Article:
Therapeutic Fasting

Fasting is one of the oldest known health therapies. Throughout history, various cultures and religions have embraced the value of therapeutic fasting. Ancient Greek literature, the Koran and the Bible all make various references to fasting. The Bible mentions fasting on 74 different occasions. Moses fasted forty days and nights before receiving the Ten Commandments and Jesus fasted 40 days in the desert prior to starting his ministry. Hippocrates, the father of medicine, routinely recommended prolonged fasting. Pythagoras (c582-c500), a famous Greek philosopher, would not accept a potential student until they had fasted for 40 days. Even Benjamin Franklin often proposed that “the best of all medicines are rest and fasting.” Evidently the benefits of a fast have been recognized for thousands of years.

Although research exists from the late 1800s on fasting, it remains a subject of limited study within the medical and scientific community. Fasting typically refers to the abstinence from food and drink except water for a specific period of time. But there are many variations depending upon the goal of the fast. There are fruit fasts, juice fasts and vegetable fasts. The fasting process spares the essential tissues (e.g. vital organs) while utilizing non-essential tissue (e.g. fat) for fuel. Alternatively, starvation utilizes essential tissue for energy. During starvation, the body uses protein from organs and muscles to function, since fat stores have been depleted. The following figure describes the stages of fasting.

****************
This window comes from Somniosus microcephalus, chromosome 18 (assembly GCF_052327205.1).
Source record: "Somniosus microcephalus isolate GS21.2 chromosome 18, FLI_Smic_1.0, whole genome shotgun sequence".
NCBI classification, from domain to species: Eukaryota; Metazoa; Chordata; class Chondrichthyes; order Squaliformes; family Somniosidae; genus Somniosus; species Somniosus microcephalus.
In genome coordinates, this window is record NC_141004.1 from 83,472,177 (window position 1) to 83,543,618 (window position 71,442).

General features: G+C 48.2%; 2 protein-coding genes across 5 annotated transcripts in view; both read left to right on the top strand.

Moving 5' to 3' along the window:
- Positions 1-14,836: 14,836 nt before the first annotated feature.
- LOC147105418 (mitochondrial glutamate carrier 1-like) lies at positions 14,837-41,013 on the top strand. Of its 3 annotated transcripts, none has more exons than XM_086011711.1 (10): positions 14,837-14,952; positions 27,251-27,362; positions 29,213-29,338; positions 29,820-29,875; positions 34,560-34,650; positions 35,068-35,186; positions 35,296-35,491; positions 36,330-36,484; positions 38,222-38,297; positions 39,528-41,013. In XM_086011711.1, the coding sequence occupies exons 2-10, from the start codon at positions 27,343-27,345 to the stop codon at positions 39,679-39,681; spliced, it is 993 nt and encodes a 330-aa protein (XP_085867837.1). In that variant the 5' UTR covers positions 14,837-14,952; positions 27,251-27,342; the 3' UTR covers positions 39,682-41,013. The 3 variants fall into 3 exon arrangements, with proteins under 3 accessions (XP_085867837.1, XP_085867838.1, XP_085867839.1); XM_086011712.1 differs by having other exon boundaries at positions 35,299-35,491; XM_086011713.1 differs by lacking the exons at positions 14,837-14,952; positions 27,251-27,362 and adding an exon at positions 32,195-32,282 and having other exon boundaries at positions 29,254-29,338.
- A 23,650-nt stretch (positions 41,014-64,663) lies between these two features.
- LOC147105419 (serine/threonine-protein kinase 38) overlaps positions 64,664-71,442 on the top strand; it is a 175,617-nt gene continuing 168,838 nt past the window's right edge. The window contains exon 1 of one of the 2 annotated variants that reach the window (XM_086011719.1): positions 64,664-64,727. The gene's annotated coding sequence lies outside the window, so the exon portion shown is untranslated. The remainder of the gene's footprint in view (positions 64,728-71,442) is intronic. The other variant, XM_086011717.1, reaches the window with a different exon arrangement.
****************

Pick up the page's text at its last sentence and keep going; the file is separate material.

Stage 1: Early Fasting

Glucose (sugar) is synthesized by the liver during the initial lack of food. The liver stores of glycogen are depleted in the first few hours to make glucose (glycogenolysis). Afterwards glucose is generated (gluconeogenesis) from amino acids in the liver and muscle.